Taping into and building human capacity has always been and continues to be the most essential ingredient for organizational success. Empowerment is key to unlocking and sustaining this success.
Bass, B. M., & Shackleton, V. J. (1979). Industrial democracy and participative management: A
case for synthesis. The Academy of Management Review, 4(3), 393-404.
Burney, Deanna. (2004). The best staff development is in the workplace, not in a workshop. Journal of Staff Development, 25 (2).
Dufour, Rick. (2004). Craft Knowledge: The road to transforming schools. Phi Delta Kappan, 85(7). 526-531.
Falk, B (1996). Issues in designing a Learner-Centered assessment system in New York State: Balancing reliability with flexibility, authenticity and consequential validity. American Educational Research Association, New York, NY.
Ford, R. C., & Fottler, M. D. (1995). Brains, heart, courage: Keys to empowerment and self-
directed leadership. Journal of Managerial Psychology, 9(2), 17-22.
Jaafar, S; Volante, L. (2010). Assessment reform and the case for learning-focused
accountability. The Journal of Educational Thought. 44(2). 167.
McGregor, D. (1960). The Human Side of Enterprise. New York: McGrawhill Book Company.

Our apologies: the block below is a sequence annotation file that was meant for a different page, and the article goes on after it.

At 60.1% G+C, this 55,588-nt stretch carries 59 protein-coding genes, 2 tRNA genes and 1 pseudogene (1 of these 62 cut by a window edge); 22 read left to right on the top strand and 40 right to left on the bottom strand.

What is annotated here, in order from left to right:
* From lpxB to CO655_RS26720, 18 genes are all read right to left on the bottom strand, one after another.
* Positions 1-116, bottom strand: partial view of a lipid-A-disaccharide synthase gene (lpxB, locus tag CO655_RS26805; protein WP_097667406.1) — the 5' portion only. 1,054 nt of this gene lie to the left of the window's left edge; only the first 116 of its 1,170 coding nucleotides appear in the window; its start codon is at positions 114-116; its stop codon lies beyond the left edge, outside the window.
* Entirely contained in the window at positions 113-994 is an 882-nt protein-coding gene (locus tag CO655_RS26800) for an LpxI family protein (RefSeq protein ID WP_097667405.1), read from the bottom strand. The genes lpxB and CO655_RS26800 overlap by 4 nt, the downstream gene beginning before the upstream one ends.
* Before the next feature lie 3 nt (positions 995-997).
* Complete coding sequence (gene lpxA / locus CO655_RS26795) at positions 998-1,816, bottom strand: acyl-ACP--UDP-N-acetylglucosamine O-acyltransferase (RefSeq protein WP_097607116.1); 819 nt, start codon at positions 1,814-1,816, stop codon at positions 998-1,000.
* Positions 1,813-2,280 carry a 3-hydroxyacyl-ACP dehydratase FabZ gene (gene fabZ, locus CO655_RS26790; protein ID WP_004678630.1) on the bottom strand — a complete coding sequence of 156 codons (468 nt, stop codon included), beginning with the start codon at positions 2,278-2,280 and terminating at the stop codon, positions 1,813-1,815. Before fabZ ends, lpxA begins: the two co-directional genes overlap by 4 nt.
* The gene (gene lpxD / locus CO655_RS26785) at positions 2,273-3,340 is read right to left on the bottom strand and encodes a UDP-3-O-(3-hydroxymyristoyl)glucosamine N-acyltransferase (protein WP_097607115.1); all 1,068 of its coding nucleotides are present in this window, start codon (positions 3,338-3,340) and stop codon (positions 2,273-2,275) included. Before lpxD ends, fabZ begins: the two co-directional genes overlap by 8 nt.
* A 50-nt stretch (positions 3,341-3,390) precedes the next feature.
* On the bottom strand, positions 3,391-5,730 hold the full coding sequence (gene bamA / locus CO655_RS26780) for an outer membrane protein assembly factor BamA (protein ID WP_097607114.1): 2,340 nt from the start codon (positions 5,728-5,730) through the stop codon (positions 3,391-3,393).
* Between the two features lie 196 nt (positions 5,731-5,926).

McNail, L. (2000). Contradictions of school reform: Educational cost of standardized testing. New York, Routledge.
Ravitch, D. (2010). The death and life of the great American school system: How testing and choice are undermining education. New York: Basic Books.
Wilkinson, A. (1998). Empowerment: Theory and practice. Personnel Review, 27(1), 40-56.
Waterman, R. H. (1987). The renewal factor. United States: Bantam.
All across the nation, schools are developing teacher evaluation plans in response to the Race to the Top initiative. In many of these plans, observations by principals and assistant principals account for more than half of a teacher’s rating. This is the case for New York teachers whose observations count for up to 60 percent of a teacher’s score. Are principals and assistant principals sufficiently equipped to conduct these evaluations?
In the field of training, there is a popular saying, “Telling Ain’t Training.” This saying is easily applicable to the type of “support” that teachers often receive: they are told what they should do but are not provided with any examples of the task or given demonstrations.